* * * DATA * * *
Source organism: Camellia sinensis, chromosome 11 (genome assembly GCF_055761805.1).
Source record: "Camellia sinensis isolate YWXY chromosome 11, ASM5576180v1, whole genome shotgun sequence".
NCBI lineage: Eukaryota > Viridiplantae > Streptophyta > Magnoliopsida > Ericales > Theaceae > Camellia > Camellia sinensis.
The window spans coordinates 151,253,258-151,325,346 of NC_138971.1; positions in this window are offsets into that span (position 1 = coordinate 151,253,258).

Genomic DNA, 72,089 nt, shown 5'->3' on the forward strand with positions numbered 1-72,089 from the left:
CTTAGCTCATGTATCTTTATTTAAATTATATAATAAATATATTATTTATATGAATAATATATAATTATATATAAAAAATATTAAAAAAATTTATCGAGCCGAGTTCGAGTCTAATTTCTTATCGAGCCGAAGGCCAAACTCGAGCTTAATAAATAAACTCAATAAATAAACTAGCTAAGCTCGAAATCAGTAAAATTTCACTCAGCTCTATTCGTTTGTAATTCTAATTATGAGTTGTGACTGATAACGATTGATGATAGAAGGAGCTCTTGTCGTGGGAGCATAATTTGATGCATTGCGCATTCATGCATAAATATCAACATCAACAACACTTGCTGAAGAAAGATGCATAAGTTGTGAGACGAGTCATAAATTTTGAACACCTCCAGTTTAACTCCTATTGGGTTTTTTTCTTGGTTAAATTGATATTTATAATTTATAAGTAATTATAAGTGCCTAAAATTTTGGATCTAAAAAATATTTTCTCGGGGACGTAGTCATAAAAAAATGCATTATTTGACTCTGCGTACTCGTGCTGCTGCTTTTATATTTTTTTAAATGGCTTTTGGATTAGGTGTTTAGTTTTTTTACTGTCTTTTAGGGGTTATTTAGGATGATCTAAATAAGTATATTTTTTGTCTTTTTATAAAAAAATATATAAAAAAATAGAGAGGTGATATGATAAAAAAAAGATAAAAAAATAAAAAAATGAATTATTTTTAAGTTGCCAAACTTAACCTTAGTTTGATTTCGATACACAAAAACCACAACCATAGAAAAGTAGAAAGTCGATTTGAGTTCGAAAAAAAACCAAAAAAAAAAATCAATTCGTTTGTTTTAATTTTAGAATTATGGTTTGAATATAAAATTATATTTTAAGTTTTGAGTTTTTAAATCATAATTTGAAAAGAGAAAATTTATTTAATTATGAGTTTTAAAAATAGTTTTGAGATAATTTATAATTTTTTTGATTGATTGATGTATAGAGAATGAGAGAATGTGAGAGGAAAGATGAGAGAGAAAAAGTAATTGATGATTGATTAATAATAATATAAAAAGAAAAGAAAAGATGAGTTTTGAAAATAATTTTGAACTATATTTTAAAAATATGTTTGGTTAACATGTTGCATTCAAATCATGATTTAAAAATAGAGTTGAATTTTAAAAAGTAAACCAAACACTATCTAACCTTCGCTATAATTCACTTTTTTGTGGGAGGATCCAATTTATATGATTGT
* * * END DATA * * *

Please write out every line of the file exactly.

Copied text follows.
Source organism: Camellia sinensis, chromosome 11 (genome assembly GCF_055761805.1).
Source record: "Camellia sinensis isolate YWXY chromosome 11, ASM5576180v1, whole genome shotgun sequence".
NCBI lineage: Eukaryota > Viridiplantae > Streptophyta > Magnoliopsida > Ericales > Theaceae > Camellia > Camellia sinensis.
The window spans coordinates 151,253,258-151,325,346 of NC_138971.1; positions in this window are offsets into that span (position 1 = coordinate 151,253,258).

Genomic DNA, 72,089 nt, shown 5'->3' on the forward strand with positions numbered 1-72,089 from the left:
CTTAGCTCATGTATCTTTATTTAAATTATATAATAAATATATTATTTATATGAATAATATATAATTATATATAAAAAATATTAAAAAAATTTATCGAGCCGAGTTCGAGTCTAATTTCTTATCGAGCCGAAGGCCAAACTCGAGCTTAATAAATAAACTCAATAAATAAACTAGCTAAGCTCGAAATCAGTAAAATTTCACTCAGCTCTATTCGTTTGTAATTCTAATTATGAGTTGTGACTGATAACGATTGATGATAGAAGGAGCTCTTGTCGTGGGAGCATAATTTGATGCATTGCGCATTCATGCATAAATATCAACATCAACAACACTTGCTGAAGAAAGATGCATAAGTTGTGAGACGAGTCATAAATTTTGAACACCTCCAGTTTAACTCCTATTGGGTTTTTTTCTTGGTTAAATTGATATTTATAATTTATAAGTAATTATAAGTGCCTAAAATTTTGGATCTAAAAAATATTTTCTCGGGGACGTAGTCATAAAAAAATGCATTATTTGACTCTGCGTACTCGTGCTGCTGCTTTTATATTTTTTTAAATGGCTTTTGGATTAGGTGTTTAGTTTTTTTACTGTCTTTTAGGGGTTATTTAGGATGATCTAAATAAGTATATTTTTTGTCTTTTTATAAAAAAATATATAAAAAAATAGAGAGGTGATATGATAAAAAAAAGATAAAAAAATAAAAAAATGAATTATTTTTAAGTTGCCAAACTTAACCTTAGTTTGATTTCGATACACAAAAACCACAACCATAGAAAAGTAGAAAGTCGATTTGAGTTCGAAAAAAAACCAAAAAAAAAAATCAATTCGTTTGTTTTAATTTTAGAATTATGGTTTGAATATAAAATTATATTTTAAGTTTTGAGTTTTTAAATCATAATTTGAAAAGAGAAAATTTATTTAATTATGAGTTTTAAAAATAGTTTTGAGATAATTTATAATTTTTTTGATTGATTGATGTATAGAGAATGAGAGAATGTGAGAGGAAAGATGAGAGAGAAAAAGTAATTGATGATTGATTAATAATAATATAAAAAGAAAAGAAAAGATGAGTTTTGAAAATAATTTTGAACTATATTTTAAAAATATGTTTGGTTAACATGTTGCATTCAAATCATGATTTAAAAATAGAGTTGAATTTTAAAAAGTAAACCAAACACTATCTAACCTTCGCTATAATTCACTTTTTTGTGGGAGGATCCAATTTATATGATTGT